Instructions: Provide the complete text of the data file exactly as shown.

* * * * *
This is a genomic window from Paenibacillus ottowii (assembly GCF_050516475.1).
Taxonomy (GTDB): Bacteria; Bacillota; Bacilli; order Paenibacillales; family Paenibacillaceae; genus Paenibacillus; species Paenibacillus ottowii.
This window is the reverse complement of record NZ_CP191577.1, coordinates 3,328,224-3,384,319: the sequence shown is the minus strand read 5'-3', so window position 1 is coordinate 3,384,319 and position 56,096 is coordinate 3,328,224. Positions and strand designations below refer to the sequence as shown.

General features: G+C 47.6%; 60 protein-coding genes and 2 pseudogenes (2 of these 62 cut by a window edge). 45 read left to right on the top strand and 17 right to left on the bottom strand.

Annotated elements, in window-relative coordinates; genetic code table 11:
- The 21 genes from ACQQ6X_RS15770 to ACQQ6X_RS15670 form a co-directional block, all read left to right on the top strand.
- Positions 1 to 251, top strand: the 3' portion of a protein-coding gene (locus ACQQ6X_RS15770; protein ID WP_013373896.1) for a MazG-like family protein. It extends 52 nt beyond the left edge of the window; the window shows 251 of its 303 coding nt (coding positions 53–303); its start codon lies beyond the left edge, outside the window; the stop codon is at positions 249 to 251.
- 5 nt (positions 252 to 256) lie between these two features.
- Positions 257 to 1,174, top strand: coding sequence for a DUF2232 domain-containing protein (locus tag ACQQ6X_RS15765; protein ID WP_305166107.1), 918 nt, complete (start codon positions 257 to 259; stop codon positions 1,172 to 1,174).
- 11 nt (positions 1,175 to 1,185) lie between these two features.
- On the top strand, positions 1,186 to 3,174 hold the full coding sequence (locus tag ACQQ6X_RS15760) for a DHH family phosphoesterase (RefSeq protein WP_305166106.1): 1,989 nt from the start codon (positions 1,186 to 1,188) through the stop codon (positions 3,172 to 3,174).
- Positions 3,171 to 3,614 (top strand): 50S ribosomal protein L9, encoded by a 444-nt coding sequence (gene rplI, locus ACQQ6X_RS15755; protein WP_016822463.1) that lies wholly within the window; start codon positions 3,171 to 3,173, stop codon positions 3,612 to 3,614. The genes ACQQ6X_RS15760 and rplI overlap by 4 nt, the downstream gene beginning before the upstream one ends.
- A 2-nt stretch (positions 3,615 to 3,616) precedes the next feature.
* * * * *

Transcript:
This is a genomic window from Paenibacillus ottowii (assembly GCF_050516475.1).
Taxonomy (GTDB): Bacteria; Bacillota; Bacilli; order Paenibacillales; family Paenibacillaceae; genus Paenibacillus; species Paenibacillus ottowii.
This window is the reverse complement of record NZ_CP191577.1, coordinates 3,328,224-3,384,319: the sequence shown is the minus strand read 5'-3', so window position 1 is coordinate 3,384,319 and position 56,096 is coordinate 3,328,224. Positions and strand designations below refer to the sequence as shown.

General features: G+C 47.6%; 60 protein-coding genes and 2 pseudogenes (2 of these 62 cut by a window edge). 45 read left to right on the top strand and 17 right to left on the bottom strand.

Annotated elements, in window-relative coordinates; genetic code table 11:
- The 21 genes from ACQQ6X_RS15770 to ACQQ6X_RS15670 form a co-directional block, all read left to right on the top strand.
- Positions 1 to 251, top strand: the 3' portion of a protein-coding gene (locus ACQQ6X_RS15770; protein ID WP_013373896.1) for a MazG-like family protein. It extends 52 nt beyond the left edge of the window; the window shows 251 of its 303 coding nt (coding positions 53–303); its start codon lies beyond the left edge, outside the window; the stop codon is at positions 249 to 251.
- 5 nt (positions 252 to 256) lie between these two features.
- Positions 257 to 1,174, top strand: coding sequence for a DUF2232 domain-containing protein (locus tag ACQQ6X_RS15765; protein ID WP_305166107.1), 918 nt, complete (start codon positions 257 to 259; stop codon positions 1,172 to 1,174).
- 11 nt (positions 1,175 to 1,185) lie between these two features.
- On the top strand, positions 1,186 to 3,174 hold the full coding sequence (locus tag ACQQ6X_RS15760) for a DHH family phosphoesterase (RefSeq protein WP_305166106.1): 1,989 nt from the start codon (positions 1,186 to 1,188) through the stop codon (positions 3,172 to 3,174).
- Positions 3,171 to 3,614 (top strand): 50S ribosomal protein L9, encoded by a 444-nt coding sequence (gene rplI, locus ACQQ6X_RS15755; protein WP_016822463.1) that lies wholly within the window; start codon positions 3,171 to 3,173, stop codon positions 3,612 to 3,614. The genes ACQQ6X_RS15760 and rplI overlap by 4 nt, the downstream gene beginning before the upstream one ends.
- A 2-nt stretch (positions 3,615 to 3,616) precedes the next feature.